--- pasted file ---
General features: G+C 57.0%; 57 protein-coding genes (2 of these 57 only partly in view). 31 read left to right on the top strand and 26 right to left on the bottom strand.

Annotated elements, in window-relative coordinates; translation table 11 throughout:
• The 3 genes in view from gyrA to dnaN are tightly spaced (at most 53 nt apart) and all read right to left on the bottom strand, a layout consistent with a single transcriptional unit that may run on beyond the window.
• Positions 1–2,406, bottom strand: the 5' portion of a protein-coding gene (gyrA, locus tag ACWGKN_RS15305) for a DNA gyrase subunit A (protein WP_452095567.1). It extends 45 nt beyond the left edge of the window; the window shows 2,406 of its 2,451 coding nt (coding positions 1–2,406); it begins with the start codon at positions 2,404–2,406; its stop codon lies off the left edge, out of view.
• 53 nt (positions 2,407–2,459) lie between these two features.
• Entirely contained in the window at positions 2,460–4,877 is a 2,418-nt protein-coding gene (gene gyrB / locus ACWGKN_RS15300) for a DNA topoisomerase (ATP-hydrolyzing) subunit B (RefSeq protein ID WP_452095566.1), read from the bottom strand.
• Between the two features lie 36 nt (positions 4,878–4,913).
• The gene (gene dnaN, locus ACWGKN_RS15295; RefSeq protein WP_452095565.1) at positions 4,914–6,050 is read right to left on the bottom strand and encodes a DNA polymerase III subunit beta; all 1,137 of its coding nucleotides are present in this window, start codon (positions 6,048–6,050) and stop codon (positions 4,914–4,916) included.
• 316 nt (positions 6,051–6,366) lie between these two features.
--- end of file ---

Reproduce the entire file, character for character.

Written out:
General features: G+C 57.0%; 57 protein-coding genes (2 of these 57 only partly in view). 31 read left to right on the top strand and 26 right to left on the bottom strand.

Annotated elements, in window-relative coordinates; translation table 11 throughout:
• The 3 genes in view from gyrA to dnaN are tightly spaced (at most 53 nt apart) and all read right to left on the bottom strand, a layout consistent with a single transcriptional unit that may run on beyond the window.
• Positions 1–2,406, bottom strand: the 5' portion of a protein-coding gene (gyrA, locus tag ACWGKN_RS15305) for a DNA gyrase subunit A (protein WP_452095567.1). It extends 45 nt beyond the left edge of the window; the window shows 2,406 of its 2,451 coding nt (coding positions 1–2,406); it begins with the start codon at positions 2,404–2,406; its stop codon lies off the left edge, out of view.
• 53 nt (positions 2,407–2,459) lie between these two features.
• Entirely contained in the window at positions 2,460–4,877 is a 2,418-nt protein-coding gene (gene gyrB / locus ACWGKN_RS15300) for a DNA topoisomerase (ATP-hydrolyzing) subunit B (RefSeq protein ID WP_452095566.1), read from the bottom strand.
• Between the two features lie 36 nt (positions 4,878–4,913).
• The gene (gene dnaN, locus ACWGKN_RS15295; RefSeq protein WP_452095565.1) at positions 4,914–6,050 is read right to left on the bottom strand and encodes a DNA polymerase III subunit beta; all 1,137 of its coding nucleotides are present in this window, start codon (positions 6,048–6,050) and stop codon (positions 4,914–4,916) included.
• 316 nt (positions 6,051–6,366) lie between these two features.